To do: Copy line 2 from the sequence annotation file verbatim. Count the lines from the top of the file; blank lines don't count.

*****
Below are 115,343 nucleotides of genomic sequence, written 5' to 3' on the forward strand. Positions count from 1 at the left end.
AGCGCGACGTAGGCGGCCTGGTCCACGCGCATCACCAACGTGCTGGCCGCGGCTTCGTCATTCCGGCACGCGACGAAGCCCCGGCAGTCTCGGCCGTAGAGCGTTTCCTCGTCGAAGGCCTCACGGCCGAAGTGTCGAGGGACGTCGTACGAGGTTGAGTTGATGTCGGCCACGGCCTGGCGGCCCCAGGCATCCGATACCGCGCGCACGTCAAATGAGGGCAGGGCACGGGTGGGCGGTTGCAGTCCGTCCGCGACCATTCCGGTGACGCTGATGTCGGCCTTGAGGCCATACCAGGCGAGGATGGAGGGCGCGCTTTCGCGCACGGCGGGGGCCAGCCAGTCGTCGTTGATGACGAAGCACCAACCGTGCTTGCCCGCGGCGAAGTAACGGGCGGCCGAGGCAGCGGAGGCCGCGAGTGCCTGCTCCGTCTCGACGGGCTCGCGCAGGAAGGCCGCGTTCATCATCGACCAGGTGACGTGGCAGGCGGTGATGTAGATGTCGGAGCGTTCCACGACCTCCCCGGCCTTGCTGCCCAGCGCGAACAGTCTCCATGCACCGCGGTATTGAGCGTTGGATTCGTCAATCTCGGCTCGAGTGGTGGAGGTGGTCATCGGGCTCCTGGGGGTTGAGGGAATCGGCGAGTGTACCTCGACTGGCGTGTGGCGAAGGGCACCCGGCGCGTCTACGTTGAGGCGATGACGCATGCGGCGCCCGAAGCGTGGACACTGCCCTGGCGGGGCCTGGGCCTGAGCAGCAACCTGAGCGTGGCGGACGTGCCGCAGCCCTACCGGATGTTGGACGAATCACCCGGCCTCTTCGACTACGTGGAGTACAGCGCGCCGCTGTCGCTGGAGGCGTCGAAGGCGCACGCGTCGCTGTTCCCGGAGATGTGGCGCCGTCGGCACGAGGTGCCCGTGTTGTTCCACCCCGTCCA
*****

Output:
AGCGCGACGTAGGCGGCCTGGTCCACGCGCATCACCAACGTGCTGGCCGCGGCTTCGTCATTCCGGCACGCGACGAAGCCCCGGCAGTCTCGGCCGTAGAGCGTTTCCTCGTCGAAGGCCTCACGGCCGAAGTGTCGAGGGACGTCGTACGAGGTTGAGTTGATGTCGGCCACGGCCTGGCGGCCCCAGGCATCCGATACCGCGCGCACGTCAAATGAGGGCAGGGCACGGGTGGGCGGTTGCAGTCCGTCCGCGACCATTCCGGTGACGCTGATGTCGGCCTTGAGGCCATACCAGGCGAGGATGGAGGGCGCGCTTTCGCGCACGGCGGGGGCCAGCCAGTCGTCGTTGATGACGAAGCACCAACCGTGCTTGCCCGCGGCGAAGTAACGGGCGGCCGAGGCAGCGGAGGCCGCGAGTGCCTGCTCCGTCTCGACGGGCTCGCGCAGGAAGGCCGCGTTCATCATCGACCAGGTGACGTGGCAGGCGGTGATGTAGATGTCGGAGCGTTCCACGACCTCCCCGGCCTTGCTGCCCAGCGCGAACAGTCTCCATGCACCGCGGTATTGAGCGTTGGATTCGTCAATCTCGGCTCGAGTGGTGGAGGTGGTCATCGGGCTCCTGGGGGTTGAGGGAATCGGCGAGTGTACCTCGACTGGCGTGTGGCGAAGGGCACCCGGCGCGTCTACGTTGAGGCGATGACGCATGCGGCGCCCGAAGCGTGGACACTGCCCTGGCGGGGCCTGGGCCTGAGCAGCAACCTGAGCGTGGCGGACGTGCCGCAGCCCTACCGGATGTTGGACGAATCACCCGGCCTCTTCGACTACGTGGAGTACAGCGCGCCGCTGTCGCTGGAGGCGTCGAAGGCGCACGCGTCGCTGTTCCCGGAGATGTGGCGCCGTCGGCACGAGGTGCCCGTGTTGTTCCACCCCGTCCA